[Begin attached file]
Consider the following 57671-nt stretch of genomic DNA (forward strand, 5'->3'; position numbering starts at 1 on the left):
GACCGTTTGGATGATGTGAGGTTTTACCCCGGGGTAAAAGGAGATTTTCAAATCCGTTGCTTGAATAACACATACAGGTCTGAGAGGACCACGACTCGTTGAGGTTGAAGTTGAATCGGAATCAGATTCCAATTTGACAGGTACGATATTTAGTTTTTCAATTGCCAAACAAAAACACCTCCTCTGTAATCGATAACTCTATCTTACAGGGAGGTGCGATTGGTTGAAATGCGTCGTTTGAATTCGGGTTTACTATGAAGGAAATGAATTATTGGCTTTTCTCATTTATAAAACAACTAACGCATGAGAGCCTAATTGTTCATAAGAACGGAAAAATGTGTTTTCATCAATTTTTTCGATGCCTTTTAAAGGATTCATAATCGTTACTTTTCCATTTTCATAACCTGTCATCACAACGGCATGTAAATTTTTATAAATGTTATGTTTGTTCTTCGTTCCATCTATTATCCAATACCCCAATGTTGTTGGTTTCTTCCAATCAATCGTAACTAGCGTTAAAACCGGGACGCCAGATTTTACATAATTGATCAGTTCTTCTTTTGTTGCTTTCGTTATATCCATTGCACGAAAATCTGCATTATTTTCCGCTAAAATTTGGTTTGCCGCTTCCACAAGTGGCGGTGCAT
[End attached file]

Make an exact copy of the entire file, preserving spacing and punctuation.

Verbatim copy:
Consider the following 57671-nt stretch of genomic DNA (forward strand, 5'->3'; position numbering starts at 1 on the left):
GACCGTTTGGATGATGTGAGGTTTTACCCCGGGGTAAAAGGAGATTTTCAAATCCGTTGCTTGAATAACACATACAGGTCTGAGAGGACCACGACTCGTTGAGGTTGAAGTTGAATCGGAATCAGATTCCAATTTGACAGGTACGATATTTAGTTTTTCAATTGCCAAACAAAAACACCTCCTCTGTAATCGATAACTCTATCTTACAGGGAGGTGCGATTGGTTGAAATGCGTCGTTTGAATTCGGGTTTACTATGAAGGAAATGAATTATTGGCTTTTCTCATTTATAAAACAACTAACGCATGAGAGCCTAATTGTTCATAAGAACGGAAAAATGTGTTTTCATCAATTTTTTCGATGCCTTTTAAAGGATTCATAATCGTTACTTTTCCATTTTCATAACCTGTCATCACAACGGCATGTAAATTTTTATAAATGTTATGTTTGTTCTTCGTTCCATCTATTATCCAATACCCCAATGTTGTTGGTTTCTTCCAATCAATCGTAACTAGCGTTAAAACCGGGACGCCAGATTTTACATAATTGATCAGTTCTTCTTTTGTTGCTTTCGTTATATCCATTGCACGAAAATCTGCATTATTTTCCGCTAAAATTTGGTTTGCCGCTTCCACAAGTGGCGGTGCAT